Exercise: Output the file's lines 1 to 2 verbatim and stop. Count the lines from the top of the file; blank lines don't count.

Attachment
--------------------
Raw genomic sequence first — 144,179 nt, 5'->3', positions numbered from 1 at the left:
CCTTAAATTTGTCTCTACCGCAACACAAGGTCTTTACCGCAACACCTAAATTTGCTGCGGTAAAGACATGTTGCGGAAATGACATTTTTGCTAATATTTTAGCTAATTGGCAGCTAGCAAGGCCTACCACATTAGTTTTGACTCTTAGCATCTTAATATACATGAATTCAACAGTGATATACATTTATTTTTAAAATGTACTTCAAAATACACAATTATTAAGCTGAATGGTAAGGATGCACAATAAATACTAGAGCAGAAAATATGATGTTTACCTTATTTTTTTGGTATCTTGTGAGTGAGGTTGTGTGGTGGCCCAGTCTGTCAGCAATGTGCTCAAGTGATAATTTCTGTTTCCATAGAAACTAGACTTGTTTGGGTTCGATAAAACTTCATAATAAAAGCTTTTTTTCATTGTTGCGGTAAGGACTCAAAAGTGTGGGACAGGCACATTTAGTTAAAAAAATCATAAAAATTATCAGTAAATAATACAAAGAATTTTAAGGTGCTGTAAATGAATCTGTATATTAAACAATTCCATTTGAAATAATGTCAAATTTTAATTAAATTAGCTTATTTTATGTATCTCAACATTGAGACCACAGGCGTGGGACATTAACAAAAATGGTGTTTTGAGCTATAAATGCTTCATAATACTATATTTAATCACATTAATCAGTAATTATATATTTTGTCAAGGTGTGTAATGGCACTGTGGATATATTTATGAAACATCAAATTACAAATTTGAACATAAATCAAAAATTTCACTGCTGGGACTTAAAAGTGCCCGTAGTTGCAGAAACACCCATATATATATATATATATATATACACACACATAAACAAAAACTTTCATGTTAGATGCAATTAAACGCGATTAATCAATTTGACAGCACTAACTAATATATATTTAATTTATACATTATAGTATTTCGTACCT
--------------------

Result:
Raw genomic sequence first — 144,179 nt, 5'->3', positions numbered from 1 at the left:
CCTTAAATTTGTCTCTACCGCAACACAAGGTCTTTACCGCAACACCTAAATTTGCTGCGGTAAAGACATGTTGCGGAAATGACATTTTTGCTAATATTTTAGCTAATTGGCAGCTAGCAAGGCCTACCACATTAGTTTTGACTCTTAGCATCTTAATATACATGAATTCAACAGTGATATACATTTATTTTTAAAATGTACTTCAAAATACACAATTATTAAGCTGAATGGTAAGGATGCACAATAAATACTAGAGCAGAAAATATGATGTTTACCTTATTTTTTTGGTATCTTGTGAGTGAGGTTGTGTGGTGGCCCAGTCTGTCAGCAATGTGCTCAAGTGATAATTTCTGTTTCCATAGAAACTAGACTTGTTTGGGTTCGATAAAACTTCATAATAAAAGCTTTTTTTCATTGTTGCGGTAAGGACTCAAAAGTGTGGGACAGGCACATTTAGTTAAAAAAATCATAAAAATTATCAGTAAATAATACAAAGAATTTTAAGGTGCTGTAAATGAATCTGTATATTAAACAATTCCATTTGAAATAATGTCAAATTTTAATTAAATTAGCTTATTTTATGTATCTCAACATTGAGACCACAGGCGTGGGACATTAACAAAAATGGTGTTTTGAGCTATAAATGCTTCATAATACTATATTTAATCACATTAATCAGTAATTATATATTTTGTCAAGGTGTGTAATGGCACTGTGGATATATTTATGAAACATCAAATTACAAATTTGAACATAAATCAAAAATTTCACTGCTGGGACTTAAAAGTGCCCGTAGTTGCAGAAACACCCATATATATATATATATATATATACACACACATAAACAAAAACTTTCATGTTAGATGCAATTAAACGCGATTAATCAATTTGACAGCACTAACTAATATATATTTAATTTATACATTATAGTATTTCGTACCT